Second, even if Pro DOES prove that Empiricism is true, the fact that experience forms the basis of knowledge doesn't prove that what is experienced is objective. (Objective, here, means "necessarily true"; subjective merely means that "Yes, you are experiencing something, but it's not necessarily true".) It's possible both that experience is the basis of all knowledge AND that experience is wrong. Consider a schizophrenic such as mathematician John Nash (4), who believed for decades that he was working for a top-secret USA decoding program, when this was untrue. How can we tell if *we* aren't the ones hallucinating? And if Pro cannot prove that what is experienced is objective, Pro loses.

Pro states, "Pro does not state that Con only exists only that the only person who has to perceive is Con."
Pro stated, "The presumption actually lies in Solipsism, that is that Con is the only one that exist, and that Con's existence is all that matters in relation to the validation of the events."

Pro states, "Con's existence and observation are sufficient as evidence regardless of the existence of others or their perceptions."
First, Pro must prove that Con exists. Second, Pro again makes the jump from subjectivity to objectivity when none is warranted.

Pro states, "The citation of Empiricism providence evidence / proof of both through axiom. Provision beyond that is unreasonable as if Pro suggests that one must prove an axiom then there is no value to the argument."
Pro asserts that questioning Empiricism makes the debate meaningless. First, this is untrue. Debate over the correct metaphysical system, if any, is not meaningless. Second, this is Pro's fault, not Con's. In the rules, Con clearly stated, "No unproven assumptions will be acceted." Pro agreed to abide by these rules by accepting; Pro must take the blame if Pro does not follow them.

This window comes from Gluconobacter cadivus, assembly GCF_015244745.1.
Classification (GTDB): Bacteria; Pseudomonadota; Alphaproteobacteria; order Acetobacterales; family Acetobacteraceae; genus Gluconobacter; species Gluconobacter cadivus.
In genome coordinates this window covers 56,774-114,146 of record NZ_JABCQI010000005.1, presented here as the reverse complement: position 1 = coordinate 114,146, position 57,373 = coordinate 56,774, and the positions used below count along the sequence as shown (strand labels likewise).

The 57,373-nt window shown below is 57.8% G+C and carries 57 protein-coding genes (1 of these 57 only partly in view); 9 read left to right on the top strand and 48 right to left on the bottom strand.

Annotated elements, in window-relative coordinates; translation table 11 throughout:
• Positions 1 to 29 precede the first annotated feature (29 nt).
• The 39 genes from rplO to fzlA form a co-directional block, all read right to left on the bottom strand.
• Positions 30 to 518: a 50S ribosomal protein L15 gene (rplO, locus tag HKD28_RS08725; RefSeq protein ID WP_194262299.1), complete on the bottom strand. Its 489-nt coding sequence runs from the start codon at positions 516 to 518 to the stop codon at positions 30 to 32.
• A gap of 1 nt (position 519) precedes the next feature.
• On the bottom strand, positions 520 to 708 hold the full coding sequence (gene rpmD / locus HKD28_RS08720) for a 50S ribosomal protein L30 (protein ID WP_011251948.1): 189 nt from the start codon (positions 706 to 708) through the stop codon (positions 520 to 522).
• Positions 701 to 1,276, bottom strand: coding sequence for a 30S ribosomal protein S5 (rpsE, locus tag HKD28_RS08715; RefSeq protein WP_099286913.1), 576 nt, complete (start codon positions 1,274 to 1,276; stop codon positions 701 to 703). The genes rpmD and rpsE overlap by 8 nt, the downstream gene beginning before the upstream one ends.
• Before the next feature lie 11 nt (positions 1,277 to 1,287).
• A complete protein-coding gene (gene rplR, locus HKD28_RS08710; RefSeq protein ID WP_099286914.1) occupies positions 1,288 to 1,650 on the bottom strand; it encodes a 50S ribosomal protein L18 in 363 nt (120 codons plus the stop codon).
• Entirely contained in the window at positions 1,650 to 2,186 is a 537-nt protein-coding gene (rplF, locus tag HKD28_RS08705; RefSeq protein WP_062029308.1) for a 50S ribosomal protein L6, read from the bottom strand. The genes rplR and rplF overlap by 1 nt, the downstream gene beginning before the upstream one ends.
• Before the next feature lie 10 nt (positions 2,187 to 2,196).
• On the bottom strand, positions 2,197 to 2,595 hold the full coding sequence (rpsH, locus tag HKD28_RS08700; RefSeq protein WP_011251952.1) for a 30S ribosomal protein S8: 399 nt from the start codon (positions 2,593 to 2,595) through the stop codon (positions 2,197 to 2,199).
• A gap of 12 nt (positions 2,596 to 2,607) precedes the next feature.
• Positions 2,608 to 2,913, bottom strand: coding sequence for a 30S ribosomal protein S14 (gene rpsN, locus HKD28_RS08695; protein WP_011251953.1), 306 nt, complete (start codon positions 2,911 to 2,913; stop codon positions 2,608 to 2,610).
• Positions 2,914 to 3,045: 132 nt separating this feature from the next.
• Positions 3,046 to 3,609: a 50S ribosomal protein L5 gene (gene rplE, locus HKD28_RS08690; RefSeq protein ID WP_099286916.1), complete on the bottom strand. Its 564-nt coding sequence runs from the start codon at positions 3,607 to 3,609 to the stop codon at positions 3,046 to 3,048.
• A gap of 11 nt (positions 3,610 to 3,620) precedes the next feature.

---

**ON P2**

Pro states, "Changing to Con provides as Con is typing and participating. While Pro cannot prove that Pro exists to Con there is no value to Con denying Con exists therefore no value to denying that Con is indeed participating as per Con's arguments. The values are markedly different. Pro does not argue "for" Solipsism but uses Solipsism as a means of provision for "Self" which proves that Con exists and is participating therefore lending credence, even if Con should argue that Pro does not exist, that the debate is still underway even if only with an extension of Con-self. Con proves through redundancy that Con can experience as Con participates unless Con is denying their participation and existence. Con exists by providing that Con must be proven to exist," and cites the "cogito ergo sum" (I think, therefore I am) argument.

Pro's assertion makes two unproven assumptions. First, that Con thinks. Second, that the cogito ergo sum argument is valid.

First, why is it necessary that Con actually "thinks"? As a possible counterexample, everything Con has ever "written" is actually just the product of a random-letter-generating computer code that so far has happened to form cogent arguments. To argue otherwise would be an argument from probability (5) and fallacious.

Second, "Cogito ergo sum" is not a valid logical syllogism.
P1: I think
C1: I am
In order to reach the conclusion, a second premise must be added.
P1: I think
P2: An entity must exist in order to think
C1: I am
Why must P2 be true? Why can't a non-existent entity think?
Further, why must *I* exist? How can one prove that it is oneself doing the thinking, rather than someone else?
Regardless, this argument still hinges on proving that Con thinks.

---

**ON P3**